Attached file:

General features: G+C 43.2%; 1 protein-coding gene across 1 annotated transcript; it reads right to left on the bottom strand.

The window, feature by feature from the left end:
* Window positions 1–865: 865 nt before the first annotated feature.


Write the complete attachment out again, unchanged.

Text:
General features: G+C 43.2%; 1 protein-coding gene across 1 annotated transcript; it reads right to left on the bottom strand.

The window, feature by feature from the left end:
* Window positions 1–865: 865 nt before the first annotated feature.